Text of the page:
I live within the 610 Loop in Houston. This puts me within about 5 minutes of downtown. Honestly, this doesn't mean much in a city like Houston that is spread thinly over a gigantic portion of Harris County. But in terms of traffic it means quite a bit. I'm within a 15-20 minute drive to work which is also within the 610 Loop - actually, just right outside the Loop. If I have to visit a contractor's office and since I'm traveling out of the city (most of these engineering offices are located outside the Loop) I'm usually going against the traffic, so again, my commute is easy. I only filly my gas tank twice a month. If I stayed at work for lunch instead of going home, I would only fill up once a month.
It's because of all this I am so very glad I live in the city. For about 10 years I lived in the Clear Lake area which is southeast of downtown and depending on where I worked, my commute was anywhere from 45 minutes to almost 2 hours. Finally, I had had enough and moved.
Without a doubt my quality of life has improved. But there is a large financial price to pay for this peace of mind. After a few years of no property appreciation, downtown properties are starting to move up in value. This means in a short time my taxes will increase.
I noticed my old homestead in Clear Lake went on the market for $140k. In general, prices in the Clear Lake area are substantially cheaper than within the Loop I-610. A similar house in my neighborhood goes for half a million.
A friend of mine told me that his financial analyst told him that Houston is going to be the next LA. I was afraid of that. This thought had been gnawing at the back of my mind for some time.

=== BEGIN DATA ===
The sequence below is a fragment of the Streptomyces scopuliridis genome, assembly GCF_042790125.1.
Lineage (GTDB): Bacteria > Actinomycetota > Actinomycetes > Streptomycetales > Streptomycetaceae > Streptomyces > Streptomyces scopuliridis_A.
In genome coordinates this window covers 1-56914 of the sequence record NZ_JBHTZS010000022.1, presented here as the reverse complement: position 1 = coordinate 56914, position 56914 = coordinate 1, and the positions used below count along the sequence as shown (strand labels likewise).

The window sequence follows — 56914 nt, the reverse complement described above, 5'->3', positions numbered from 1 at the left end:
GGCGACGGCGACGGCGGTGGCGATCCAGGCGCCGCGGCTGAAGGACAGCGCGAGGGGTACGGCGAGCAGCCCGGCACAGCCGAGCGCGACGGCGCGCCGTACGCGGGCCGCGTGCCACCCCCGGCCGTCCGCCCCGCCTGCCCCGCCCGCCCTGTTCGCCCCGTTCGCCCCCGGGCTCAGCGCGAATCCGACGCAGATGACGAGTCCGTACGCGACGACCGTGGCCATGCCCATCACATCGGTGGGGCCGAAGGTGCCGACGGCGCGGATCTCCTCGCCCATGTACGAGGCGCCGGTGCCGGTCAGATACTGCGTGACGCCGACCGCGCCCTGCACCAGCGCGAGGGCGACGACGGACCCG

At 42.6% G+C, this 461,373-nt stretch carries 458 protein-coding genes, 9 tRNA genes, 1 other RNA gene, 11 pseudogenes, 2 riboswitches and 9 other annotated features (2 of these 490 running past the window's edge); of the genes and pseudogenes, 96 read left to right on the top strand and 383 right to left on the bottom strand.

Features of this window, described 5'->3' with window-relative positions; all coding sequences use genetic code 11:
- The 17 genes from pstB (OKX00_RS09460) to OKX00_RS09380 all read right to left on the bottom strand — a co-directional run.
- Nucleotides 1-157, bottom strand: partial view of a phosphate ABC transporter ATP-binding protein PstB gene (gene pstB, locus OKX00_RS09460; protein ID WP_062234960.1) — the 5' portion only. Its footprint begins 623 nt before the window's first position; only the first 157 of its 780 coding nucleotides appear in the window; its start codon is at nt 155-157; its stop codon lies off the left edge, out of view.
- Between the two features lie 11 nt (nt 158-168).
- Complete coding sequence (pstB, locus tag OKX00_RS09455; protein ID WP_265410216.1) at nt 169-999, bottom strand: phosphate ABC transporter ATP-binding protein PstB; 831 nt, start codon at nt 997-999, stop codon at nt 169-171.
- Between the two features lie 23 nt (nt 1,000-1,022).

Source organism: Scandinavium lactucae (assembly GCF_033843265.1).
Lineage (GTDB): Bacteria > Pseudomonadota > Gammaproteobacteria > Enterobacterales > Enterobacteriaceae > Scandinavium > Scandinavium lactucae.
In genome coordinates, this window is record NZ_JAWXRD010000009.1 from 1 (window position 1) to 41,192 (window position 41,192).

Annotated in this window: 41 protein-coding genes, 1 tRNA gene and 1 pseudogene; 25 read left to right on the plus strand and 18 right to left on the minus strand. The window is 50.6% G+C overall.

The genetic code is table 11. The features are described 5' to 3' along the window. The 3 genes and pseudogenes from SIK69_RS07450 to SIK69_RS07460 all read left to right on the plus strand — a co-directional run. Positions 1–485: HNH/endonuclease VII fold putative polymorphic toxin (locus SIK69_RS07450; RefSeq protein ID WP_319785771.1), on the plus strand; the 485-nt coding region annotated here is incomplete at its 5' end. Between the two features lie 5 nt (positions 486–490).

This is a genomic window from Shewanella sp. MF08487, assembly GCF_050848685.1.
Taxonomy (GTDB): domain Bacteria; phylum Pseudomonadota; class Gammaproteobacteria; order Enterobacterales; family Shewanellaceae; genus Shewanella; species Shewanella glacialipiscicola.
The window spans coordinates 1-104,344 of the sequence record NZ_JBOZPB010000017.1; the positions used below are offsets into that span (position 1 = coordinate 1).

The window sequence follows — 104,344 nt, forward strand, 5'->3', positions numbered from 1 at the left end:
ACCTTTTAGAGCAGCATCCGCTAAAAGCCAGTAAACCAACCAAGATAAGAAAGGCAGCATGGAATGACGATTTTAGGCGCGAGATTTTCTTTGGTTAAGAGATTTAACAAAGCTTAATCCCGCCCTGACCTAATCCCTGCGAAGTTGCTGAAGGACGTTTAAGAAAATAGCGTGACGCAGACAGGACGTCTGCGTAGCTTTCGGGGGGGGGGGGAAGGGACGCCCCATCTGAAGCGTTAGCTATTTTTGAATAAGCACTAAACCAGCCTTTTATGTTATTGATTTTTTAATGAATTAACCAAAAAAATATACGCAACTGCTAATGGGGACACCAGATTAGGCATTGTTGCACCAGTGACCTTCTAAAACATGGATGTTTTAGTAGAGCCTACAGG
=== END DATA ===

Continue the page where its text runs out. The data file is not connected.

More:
What this all means is I will at some point have to make a decision when the financial advantage has disappeared. As my property appreciates and my tax burden becomes unbearable, I must decide what that monetary amount is.
And it may not be just the monetary aspect. It may be a life and limb issue as well.
For VDH, this moment has not come. Since he seems to be fairly well off, this "number" may not be reached for some time, I imagine. The magnitude of the vandalism and burglary on his property probably seems something just above an annoyance. If this were to happen to me at where I am in life, it would be heart rendering and I would start counting the costs and making plans to move.
But for him, at some point, that moment will come and he must decide what to do. Because, from what I can tell, things will get a lot worse before they get better.
I think what struck me was his final paragraph:
The four-part solution for California is clear: don’t raise the state’s crushing taxes any higher; reform public-employee compensation; make use of ample natural resources; and stop the flow of illegal aliens. Just focus on those four areas—as California did so well in the past—and in time, the state will return to its bounty of a few decades ago. Many of us intend to stay and see that it does.That's it? That will fix things? VDH, I wish that were really true!! And from what I have read, there is nothing...NOTHING that is being done to reach your goals. With the possible exception of pension reform CA is doing all it can in the OPPOSITE direction! I wish I could point to the articles I have written on the subject, but I accidentally blew them away. (I'm such an idiot...)
I doubt he would ever stoop so low as to read my depressing blog. So, I can say what I want and not worry about any of it reaching him. I think it would embarrass me if it did. But I have been following CA now for almost two years. I started my blog in November/December 2010. I have spent countless hours reading reading reading and then reading some more and believe me the problems are DEEP and WIDE (...there's a fountain flowing....ahem. sorry).
Will CA finally unchain itself and become the Super Entity it is destined to be? Hey, miracles do happen. But as I stated in my blog entry The United States of California, it will take a crash that would be heard around the world to bring it about.